NRA Board Composition

The NRA Board of Directors is comprised of 76 members.  Why so many?  Largely because it tends to promote stability.  This is both good, and bad, but in my opinion mostly good.  The upside to a large board is that no single board member or faction within NRA’s membership wields a tremendous amount of influence.  In order to make macroscopic changes at NRA, it really does require a broad and sustaining consensus among the membership.  The downside to a large board is what I just mentioned.  Rapid, macroscopic changes are very difficult to affect.

Board elections happen every year.  Board members are elected to a three year term, and at no time is more than 1/3rd of the board up for election in any one year.  Board members don’t run against one another directly.  The top 25 vote getters are the ones who get a seat on the board.  If you are a life member, or have been a continuous NRA member for five years, when you get your ballot in the mail, you can vote for up to 25 people.  I typically don’t use all 25 of my votes, as I try to only vote for the candidates I have good information about.

But 25 seats over three years is only 75, and there are 76 board members.  Well, the 76th board seat is elected only to a period of one year, and the 76th board member is voted on at Annual Meeting (in Phoenix this year).  If you go to Annual Meeting, you will notice people campaigning for 76th board member.  It’s common for someone who almost made it in the mail-in ballot election to try for this seat, and then run again the following year for a three year board seat.

8 thoughts on “NRA Board Composition”

  1. The NRA board process is mostly good but there is one drawback. It is hard to get an anti off of the board. Rarely do we see anyone campaigning for or against a candidate except at the annual meeting. That is why an anti like Joaquin Jackson can be re-elected with ease.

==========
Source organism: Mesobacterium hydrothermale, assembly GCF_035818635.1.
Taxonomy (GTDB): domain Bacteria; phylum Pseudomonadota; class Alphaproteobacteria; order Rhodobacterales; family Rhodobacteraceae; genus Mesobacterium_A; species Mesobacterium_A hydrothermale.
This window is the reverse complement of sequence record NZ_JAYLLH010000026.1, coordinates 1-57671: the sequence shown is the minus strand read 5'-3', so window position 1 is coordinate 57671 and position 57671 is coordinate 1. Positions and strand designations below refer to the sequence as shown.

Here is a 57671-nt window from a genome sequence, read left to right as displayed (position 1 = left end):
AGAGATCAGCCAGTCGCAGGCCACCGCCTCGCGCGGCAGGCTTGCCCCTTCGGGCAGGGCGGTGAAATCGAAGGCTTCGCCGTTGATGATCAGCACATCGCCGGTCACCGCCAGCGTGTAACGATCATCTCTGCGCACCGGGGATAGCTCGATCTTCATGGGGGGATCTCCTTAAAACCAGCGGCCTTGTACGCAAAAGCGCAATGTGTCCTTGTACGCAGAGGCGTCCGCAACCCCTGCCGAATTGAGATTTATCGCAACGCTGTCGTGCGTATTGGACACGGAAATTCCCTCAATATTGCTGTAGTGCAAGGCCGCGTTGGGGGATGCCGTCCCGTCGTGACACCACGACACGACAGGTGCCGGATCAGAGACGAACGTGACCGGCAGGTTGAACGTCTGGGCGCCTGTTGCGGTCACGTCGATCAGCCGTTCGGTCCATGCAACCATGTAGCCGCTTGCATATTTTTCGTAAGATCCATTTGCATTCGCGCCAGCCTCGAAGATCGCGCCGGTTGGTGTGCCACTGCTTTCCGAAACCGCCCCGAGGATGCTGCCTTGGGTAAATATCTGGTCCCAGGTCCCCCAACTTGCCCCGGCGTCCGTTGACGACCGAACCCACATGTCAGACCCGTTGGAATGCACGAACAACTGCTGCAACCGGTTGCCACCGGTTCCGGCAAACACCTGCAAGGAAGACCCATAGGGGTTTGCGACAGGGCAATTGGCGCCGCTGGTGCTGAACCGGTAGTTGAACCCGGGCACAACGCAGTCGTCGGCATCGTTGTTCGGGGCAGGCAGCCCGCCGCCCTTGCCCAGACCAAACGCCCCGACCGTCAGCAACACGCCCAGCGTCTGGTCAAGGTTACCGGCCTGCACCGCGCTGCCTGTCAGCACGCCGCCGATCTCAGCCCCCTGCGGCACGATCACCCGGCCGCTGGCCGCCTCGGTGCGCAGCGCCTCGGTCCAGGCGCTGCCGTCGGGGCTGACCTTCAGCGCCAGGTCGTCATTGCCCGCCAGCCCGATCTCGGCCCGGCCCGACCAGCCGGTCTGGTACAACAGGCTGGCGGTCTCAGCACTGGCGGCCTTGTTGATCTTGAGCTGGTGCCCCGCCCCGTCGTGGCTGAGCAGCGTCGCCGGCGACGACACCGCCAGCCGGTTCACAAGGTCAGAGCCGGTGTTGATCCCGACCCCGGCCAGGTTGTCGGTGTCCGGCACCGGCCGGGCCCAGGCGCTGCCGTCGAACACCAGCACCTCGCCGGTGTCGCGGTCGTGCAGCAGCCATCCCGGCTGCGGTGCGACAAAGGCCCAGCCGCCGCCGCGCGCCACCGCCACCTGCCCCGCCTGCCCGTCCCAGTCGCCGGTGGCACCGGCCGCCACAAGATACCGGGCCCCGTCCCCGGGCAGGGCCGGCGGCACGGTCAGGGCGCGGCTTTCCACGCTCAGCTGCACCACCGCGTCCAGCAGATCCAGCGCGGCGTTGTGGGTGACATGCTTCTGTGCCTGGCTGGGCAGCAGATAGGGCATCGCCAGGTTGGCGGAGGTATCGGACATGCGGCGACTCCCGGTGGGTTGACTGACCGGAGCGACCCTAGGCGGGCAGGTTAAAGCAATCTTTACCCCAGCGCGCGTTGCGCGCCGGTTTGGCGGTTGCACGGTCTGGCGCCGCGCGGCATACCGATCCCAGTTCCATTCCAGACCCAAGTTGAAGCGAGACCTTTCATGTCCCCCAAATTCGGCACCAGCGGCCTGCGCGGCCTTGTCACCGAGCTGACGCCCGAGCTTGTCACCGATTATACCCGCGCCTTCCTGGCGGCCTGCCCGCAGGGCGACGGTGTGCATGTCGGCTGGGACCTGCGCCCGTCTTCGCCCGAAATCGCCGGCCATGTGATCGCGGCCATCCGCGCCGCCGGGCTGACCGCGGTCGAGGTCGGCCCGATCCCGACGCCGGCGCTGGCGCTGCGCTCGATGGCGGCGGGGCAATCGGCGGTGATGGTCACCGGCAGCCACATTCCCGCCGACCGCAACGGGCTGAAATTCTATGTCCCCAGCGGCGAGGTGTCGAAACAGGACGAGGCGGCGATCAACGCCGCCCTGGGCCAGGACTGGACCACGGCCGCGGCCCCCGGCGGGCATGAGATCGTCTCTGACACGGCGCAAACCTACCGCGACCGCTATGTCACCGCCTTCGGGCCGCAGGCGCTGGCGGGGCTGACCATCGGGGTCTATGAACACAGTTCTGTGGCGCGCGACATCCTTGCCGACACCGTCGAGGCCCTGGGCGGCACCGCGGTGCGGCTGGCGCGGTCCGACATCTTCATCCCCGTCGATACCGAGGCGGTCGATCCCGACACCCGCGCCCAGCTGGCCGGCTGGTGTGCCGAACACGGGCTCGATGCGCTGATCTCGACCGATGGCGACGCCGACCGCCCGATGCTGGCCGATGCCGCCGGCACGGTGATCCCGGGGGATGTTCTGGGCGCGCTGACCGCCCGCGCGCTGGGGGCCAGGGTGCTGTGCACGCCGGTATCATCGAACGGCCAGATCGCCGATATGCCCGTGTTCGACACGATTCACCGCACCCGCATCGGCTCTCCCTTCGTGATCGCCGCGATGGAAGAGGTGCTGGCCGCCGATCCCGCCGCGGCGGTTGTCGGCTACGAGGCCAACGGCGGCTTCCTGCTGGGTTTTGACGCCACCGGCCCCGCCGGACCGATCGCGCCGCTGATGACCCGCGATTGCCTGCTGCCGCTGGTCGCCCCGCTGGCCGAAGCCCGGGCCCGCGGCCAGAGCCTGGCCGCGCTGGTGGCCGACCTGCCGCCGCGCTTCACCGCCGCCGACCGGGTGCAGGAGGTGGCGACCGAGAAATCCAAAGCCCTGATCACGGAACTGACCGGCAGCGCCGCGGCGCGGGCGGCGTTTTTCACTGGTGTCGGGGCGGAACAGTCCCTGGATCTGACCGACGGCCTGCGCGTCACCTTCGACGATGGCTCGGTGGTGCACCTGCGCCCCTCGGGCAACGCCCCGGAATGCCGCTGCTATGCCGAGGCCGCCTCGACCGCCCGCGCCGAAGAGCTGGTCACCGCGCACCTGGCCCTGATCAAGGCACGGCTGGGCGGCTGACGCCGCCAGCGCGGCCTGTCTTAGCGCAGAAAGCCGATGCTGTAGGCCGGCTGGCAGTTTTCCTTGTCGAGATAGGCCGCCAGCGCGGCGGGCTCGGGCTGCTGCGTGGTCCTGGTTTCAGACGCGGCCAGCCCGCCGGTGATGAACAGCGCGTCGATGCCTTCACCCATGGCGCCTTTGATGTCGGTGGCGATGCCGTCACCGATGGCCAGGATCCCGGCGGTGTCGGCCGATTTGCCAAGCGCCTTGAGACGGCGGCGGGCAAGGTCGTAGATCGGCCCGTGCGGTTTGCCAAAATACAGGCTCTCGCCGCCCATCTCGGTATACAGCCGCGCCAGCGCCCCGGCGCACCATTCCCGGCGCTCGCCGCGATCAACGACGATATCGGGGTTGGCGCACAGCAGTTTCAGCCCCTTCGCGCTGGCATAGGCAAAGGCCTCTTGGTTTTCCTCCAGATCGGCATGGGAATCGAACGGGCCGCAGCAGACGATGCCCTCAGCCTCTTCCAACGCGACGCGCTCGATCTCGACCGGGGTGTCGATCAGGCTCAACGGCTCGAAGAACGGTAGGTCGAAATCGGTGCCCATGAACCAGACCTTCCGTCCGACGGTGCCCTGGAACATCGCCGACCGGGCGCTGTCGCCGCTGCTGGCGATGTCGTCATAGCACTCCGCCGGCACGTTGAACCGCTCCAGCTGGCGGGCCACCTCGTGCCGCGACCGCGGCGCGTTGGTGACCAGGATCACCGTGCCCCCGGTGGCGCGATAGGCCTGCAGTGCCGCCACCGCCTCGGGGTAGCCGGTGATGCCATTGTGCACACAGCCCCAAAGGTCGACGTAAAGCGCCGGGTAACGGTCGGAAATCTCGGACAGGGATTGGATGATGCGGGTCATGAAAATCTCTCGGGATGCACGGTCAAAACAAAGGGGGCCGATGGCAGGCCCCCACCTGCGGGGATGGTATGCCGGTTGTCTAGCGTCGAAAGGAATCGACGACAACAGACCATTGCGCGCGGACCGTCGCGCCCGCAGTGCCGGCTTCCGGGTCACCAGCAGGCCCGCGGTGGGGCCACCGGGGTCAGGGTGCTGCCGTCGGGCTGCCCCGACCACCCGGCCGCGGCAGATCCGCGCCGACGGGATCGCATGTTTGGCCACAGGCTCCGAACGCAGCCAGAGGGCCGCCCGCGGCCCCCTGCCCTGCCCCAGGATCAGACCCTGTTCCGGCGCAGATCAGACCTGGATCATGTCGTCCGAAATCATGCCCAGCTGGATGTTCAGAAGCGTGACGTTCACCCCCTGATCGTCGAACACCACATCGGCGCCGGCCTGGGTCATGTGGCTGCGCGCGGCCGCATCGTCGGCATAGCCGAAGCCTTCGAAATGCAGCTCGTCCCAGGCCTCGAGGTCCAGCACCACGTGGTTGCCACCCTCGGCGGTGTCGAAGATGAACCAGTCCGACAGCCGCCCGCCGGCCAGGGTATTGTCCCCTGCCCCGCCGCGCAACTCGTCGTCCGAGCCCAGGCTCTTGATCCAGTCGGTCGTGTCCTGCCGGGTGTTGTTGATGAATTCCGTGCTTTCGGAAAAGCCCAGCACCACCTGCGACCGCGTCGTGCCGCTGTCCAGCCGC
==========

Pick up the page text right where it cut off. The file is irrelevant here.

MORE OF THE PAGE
2. He has not been re-elected since the video came out, FWM. Was there widespread evidence that he made anti-gun statements before his last election? As I recall, he was elected in the spring of 2007, and the video and comments did not become widely known until late summer of 2007.

    His incident is actually one reason I suggested that Sebastian do a post on the board composition and how elections happen. Last year there were people asking how they could vote against Jackson even though he wasn’t on the ballot. I believe Jackson’s term expires next year. I would be shocked if he decides to run for re-election, so I don’t think it will be an issue.

    But, if you have other examples where the timing fits that NRA voting members have consistently supported an anti-gun board member, please share.

  3. Actually I was using the Jackson example as something that could happen rather than something that has happened. I just don’t think there is enough info out there about the candidates sometimes and I also wonder how many members take the time with the materials they have received or even to complete the ballot. I mean if Jackson’s name did appear again, I am sure the bio would not mention his anti colors and some would just recognize the name as an author or an “only one”.

    Thankfully, I can not think of any other antis serving on the board now other than Jackson. (Though I can think of several RINO supporters.)

    I was pretty discouraged though to see a ginormous poster of Jackson hanging at Louisville last year proclaiming “I am the NRA”. That combined with the McCain Love fest did give me pause I will admit.

  4. I wouldn’t honestly classify Jackson as an “anti” in the same sense that I would classify Sarah Brady, Paul Helmke, or Peter Hamm as one. I would classify Jackson as someone who does not share the same vision I do in regards to the breadth and depth of the Second Amendment. Jackson supports gun rights, in general, it’s when you get to the specifics that I think he has some trouble.

    Nonetheless, I don’t consider his views acceptable in an NRA board member, so I will definitely not be endorsing him or voting for him, and to be honest, I agree with Bitter that he’s not likely to run again, because he’s not likely to win. That’s even if he does get the nomination, which I think is doubtful.

  5. I think if you read the post put up today about what hoops people have to jump through to even be on the ballot, you’ll find your concerns are pretty much addressed.

    As for “RINO supporters,” that’s not an issue for NRA. NRA is non-partisan, and their board reflects that with folks like Harold Volkmer, Bill Brewster, and Dan Boren. I know I consider that to be a very good thing.

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